Today it was bossing and bullying the smaller birds but I wasn’t paying it any attention just then. Then it apparently decided to see if it could land on the smaller feeder that I don’t always fill but did today, the one tucked into the alcove of the patio.

Peripheral vision plus motion, and suddenly there was a bright blue tail with the large gray back of the Cooper’s hawk immediately behind and closing in on it fast. The end of that chase was clear but it also happened just past the roofline where I couldn’t see, and for that, I’m grateful, since that jay had been obnoxious but it had also been one of a kind.

It had liked to land holding on sideways to the left-side awning pole about two-thirds up: that was its spot and no other bird was allowed to touch it.

A Bewick’s wren of all things landed there about an hour later and took a good look around. Hey! This was a pretty good vantage point for looking over the patio and seeing which food was available where, wasn’t it, and as its head turned this way and that I was sitting there going, wow. It really knows that jay is gone. It would never have dared.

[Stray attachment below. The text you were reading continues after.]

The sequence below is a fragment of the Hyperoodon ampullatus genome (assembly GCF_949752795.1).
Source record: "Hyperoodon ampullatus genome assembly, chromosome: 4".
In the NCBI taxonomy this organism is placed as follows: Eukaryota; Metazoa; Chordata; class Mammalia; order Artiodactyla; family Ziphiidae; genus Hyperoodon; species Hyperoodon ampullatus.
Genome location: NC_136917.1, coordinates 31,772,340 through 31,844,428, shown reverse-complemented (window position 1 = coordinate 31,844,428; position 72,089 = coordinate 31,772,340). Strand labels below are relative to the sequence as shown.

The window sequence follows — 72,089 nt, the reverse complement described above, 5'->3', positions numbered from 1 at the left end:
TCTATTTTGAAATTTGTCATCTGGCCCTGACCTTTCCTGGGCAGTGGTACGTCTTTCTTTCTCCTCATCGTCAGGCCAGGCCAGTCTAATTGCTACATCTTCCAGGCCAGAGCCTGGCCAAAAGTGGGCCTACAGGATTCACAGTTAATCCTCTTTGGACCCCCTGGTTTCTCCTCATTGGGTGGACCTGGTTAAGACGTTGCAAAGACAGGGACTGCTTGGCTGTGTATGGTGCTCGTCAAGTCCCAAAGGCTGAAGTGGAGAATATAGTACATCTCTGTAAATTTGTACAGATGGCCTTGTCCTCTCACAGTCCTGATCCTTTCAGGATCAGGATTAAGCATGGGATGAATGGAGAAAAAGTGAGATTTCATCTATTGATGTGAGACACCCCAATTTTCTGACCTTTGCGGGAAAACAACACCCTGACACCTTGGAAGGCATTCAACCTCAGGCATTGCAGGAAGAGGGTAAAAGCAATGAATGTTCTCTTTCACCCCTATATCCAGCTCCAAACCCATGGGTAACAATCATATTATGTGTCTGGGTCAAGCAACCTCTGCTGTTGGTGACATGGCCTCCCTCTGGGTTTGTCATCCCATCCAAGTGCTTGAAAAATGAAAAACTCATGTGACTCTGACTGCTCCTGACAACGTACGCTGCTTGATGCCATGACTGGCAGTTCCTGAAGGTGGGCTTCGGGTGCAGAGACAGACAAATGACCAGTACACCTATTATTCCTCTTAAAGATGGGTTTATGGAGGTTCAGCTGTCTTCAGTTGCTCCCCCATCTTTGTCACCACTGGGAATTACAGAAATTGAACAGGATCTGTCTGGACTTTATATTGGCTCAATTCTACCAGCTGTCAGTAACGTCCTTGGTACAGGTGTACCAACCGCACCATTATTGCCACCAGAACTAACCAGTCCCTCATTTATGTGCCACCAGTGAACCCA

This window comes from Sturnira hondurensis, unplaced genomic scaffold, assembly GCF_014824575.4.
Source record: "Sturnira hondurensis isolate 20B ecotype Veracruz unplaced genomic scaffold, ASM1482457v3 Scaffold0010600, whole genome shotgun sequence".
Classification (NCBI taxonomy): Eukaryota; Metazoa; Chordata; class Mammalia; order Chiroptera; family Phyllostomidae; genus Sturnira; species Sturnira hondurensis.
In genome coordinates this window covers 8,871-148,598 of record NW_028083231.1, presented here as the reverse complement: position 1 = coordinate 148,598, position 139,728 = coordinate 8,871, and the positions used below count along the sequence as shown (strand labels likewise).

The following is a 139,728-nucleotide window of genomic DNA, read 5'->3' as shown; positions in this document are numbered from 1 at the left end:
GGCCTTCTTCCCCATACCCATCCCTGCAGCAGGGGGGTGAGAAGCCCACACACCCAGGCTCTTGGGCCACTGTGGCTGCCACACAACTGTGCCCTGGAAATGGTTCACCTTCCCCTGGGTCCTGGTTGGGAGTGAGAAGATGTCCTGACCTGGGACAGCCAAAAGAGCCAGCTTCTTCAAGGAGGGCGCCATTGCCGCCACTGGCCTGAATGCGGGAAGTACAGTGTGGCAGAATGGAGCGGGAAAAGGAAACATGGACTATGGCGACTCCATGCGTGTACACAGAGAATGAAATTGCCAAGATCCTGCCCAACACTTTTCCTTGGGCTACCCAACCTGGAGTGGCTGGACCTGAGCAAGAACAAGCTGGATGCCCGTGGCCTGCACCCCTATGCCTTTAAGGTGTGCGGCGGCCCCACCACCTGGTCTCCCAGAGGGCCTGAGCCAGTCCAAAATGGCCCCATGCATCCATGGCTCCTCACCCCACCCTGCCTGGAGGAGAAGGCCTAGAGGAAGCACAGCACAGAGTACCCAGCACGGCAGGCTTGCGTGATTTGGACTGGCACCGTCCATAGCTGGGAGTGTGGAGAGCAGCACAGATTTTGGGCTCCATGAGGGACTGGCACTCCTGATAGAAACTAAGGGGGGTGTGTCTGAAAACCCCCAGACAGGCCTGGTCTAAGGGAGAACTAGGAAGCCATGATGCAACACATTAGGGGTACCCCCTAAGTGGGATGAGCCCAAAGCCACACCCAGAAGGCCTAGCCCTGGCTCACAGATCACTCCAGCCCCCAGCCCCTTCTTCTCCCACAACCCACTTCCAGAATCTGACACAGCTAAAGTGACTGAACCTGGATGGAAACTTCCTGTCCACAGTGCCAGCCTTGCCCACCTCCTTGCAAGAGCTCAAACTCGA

Two mockingbirds appeared on the fence, found no sign of their enemy there either, and flew straight over my house. Boy, that was a change!

They just don’t do that. They stay well away from my back yard, always, enforced at beak-point by jay. They knew it was gone. I should have sung Ding Dong The Witch Is Dead because it would have been hysterical to hear them singing the tune back–which they could have.

I wondered how long it would be before another scrub jay came to take the other’s place.

And the answer was about five and a half, six hours.

A whiter-chested older one landed holding sideways onto that pole, higher up than the other one’s spot, shifting its feet nervously, awkwardly, watching me. It darted in and took one single suet crumble from below and fled. I forgot to toss it its treats if that was the old one but I don’t think it was.

And that was that.

I can deal with that.

A scorcher
Monday June 08th 2015, 10:06 pm
Filed under: Friends,Garden,Knit